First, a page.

He broke gaze after thirty seconds, he knew because there was a clock on the wall right behind her head ticking away the hours they had spent there in the dark deciding if they were good for each other anymore.
They quietly sipped drinks, deciding to meet at this neutral but also charged spot in order to go over the logistics of this thing they had started and were now ending. He had been living on friends couches for the last couple weeks, and his neck and back ached from lumpy sleeping conditions and sitting in his chair for too long. It couldn’t go on like this, the both of them knew it as they picked at their food. They had their first date here, she suggested it, going somewhere that was good in order to come full circle, plague it with the bad or the ending or something like that in order to just bring things to a close. She liked that sort of thing, she liked full circles.
They had ordered appetizers to share, and he talked about his week at work and she talked about hers. Everything was tinged with a great sadness, and imagined the whole thing as some sort of comedic joke, how something as simple as “work is the same” could be tinged with such sadness. He looked at her hair and remembered the way it felt when he touched it, when she would come out of the shower and it would be slick and wet and smell like oranges and honey.
She was still beautiful, even more so now after weeks of not talking or seeing or touching. That’s the problem really, nobody ever seems less beautiful even if you want to leave them. The waiter came over and took their dinner orders, she wrung her hands as she spoke, she was nervous. He didn’t ask her why, felt like he should start getting used to not knowing her and ordered his own food.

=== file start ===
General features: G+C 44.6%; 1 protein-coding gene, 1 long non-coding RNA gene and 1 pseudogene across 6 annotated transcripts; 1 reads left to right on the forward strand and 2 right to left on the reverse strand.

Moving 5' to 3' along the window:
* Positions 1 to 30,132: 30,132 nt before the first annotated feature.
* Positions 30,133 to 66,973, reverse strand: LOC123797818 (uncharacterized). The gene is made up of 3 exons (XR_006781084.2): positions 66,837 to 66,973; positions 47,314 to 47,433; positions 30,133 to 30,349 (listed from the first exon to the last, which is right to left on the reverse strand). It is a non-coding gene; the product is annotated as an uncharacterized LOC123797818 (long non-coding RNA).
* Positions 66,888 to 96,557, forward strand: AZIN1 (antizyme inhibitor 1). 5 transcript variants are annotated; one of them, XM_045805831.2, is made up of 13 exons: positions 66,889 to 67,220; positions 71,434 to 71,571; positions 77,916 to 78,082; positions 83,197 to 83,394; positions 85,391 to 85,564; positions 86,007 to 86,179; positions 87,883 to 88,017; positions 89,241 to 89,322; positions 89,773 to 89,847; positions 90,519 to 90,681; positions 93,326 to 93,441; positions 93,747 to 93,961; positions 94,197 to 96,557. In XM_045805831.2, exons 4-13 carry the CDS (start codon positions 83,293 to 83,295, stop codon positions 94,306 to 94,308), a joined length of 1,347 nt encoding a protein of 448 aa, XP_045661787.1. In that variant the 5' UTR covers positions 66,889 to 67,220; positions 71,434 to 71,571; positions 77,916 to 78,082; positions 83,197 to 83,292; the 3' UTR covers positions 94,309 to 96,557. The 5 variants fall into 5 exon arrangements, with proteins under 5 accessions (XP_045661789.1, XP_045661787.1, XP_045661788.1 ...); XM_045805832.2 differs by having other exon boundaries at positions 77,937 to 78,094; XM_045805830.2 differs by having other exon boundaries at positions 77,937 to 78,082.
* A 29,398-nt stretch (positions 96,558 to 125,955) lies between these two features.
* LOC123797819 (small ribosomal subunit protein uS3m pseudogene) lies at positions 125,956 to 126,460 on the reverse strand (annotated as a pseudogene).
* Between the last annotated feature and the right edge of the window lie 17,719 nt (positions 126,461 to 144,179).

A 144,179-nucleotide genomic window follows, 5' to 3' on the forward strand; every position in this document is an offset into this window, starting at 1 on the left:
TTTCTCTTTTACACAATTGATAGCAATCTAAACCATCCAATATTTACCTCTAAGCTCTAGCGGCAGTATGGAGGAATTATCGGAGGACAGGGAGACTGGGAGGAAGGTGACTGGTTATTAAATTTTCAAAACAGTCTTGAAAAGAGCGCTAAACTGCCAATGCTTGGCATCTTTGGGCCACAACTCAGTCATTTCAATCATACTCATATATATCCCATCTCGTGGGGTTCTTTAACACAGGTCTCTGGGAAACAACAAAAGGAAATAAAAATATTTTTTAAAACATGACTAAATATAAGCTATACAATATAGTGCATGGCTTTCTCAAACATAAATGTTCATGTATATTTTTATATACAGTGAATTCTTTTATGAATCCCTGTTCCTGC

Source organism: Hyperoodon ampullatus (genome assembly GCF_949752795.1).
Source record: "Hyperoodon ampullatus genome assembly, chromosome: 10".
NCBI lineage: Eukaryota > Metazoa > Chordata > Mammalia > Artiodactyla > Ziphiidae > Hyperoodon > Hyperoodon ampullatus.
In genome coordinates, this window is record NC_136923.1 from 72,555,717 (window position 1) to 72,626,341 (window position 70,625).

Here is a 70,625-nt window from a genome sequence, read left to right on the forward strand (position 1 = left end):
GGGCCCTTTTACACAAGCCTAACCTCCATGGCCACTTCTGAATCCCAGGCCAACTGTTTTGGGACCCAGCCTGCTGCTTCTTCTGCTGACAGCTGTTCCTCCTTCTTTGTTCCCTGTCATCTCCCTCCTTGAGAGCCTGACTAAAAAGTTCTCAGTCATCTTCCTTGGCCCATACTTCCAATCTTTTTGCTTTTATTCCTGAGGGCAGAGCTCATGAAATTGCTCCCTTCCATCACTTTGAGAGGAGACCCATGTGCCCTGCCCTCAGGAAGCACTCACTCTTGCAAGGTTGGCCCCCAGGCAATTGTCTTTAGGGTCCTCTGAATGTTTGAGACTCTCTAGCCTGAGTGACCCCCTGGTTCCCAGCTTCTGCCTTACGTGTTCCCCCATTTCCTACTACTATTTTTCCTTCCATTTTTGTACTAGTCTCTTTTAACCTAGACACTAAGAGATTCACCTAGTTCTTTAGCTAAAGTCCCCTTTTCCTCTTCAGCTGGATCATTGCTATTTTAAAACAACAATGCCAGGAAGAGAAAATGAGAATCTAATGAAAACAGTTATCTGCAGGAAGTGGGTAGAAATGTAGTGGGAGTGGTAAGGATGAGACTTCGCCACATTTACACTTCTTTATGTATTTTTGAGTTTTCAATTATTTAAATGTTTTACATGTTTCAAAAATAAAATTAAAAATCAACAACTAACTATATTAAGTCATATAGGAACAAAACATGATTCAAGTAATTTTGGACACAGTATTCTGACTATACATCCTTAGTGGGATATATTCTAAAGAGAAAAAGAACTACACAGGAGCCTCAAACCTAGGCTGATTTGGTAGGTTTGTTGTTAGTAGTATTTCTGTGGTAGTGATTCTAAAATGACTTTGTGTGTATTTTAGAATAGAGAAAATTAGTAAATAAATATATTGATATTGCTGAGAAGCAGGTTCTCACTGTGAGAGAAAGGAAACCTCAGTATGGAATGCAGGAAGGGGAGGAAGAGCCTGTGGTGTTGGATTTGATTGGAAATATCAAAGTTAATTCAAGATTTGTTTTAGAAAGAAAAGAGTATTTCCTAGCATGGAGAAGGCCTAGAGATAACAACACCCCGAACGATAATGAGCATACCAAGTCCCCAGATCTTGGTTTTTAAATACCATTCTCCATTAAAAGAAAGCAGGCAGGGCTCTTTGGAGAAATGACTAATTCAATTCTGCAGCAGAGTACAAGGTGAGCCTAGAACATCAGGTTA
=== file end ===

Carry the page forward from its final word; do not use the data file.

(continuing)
A few weeks in the span of a lifetime is nothing, a few weeks in the span of the universe is so minuscule you might as well be looking at a split atom. Still, it seemed like there were all of a sudden years between them that they could not get past, years that had hardened and softened them in so many ways and yet mattered so little to everyone else sitting there in the restaurant, living their own lives and consumed with their own weeks.
He tries not to think about pain, or love, or much of anything except what they came here to do. He returned her keys and said he would be by to pick up his things in the next little while, she offered to let him stick around until he found someplace else to live, he declined. She told him that she may move anyway because all she sees in that place is the way they were, the holes in the wall from the shelf that fell, the paintings on the wall that they bought together, the way they used to hold each other in the kitchen. She told him he was all over that place, that she couldn’t get him out of there even though she moved around all the furniture and changed the bed, he was all over that place.
She said she went back and forth about the whole thing over and over again, he said he had too. There was so much broken love in that space it was almost as if the air was thick, the dark accentuating the longing they felt but could not say, the hesitation but also the need to get away, to move forward.
What are the things we become when we cease to be loved. He didn’t know.
In the middle of a quiet place with quiet lights, a world was ending, and nobody knew it.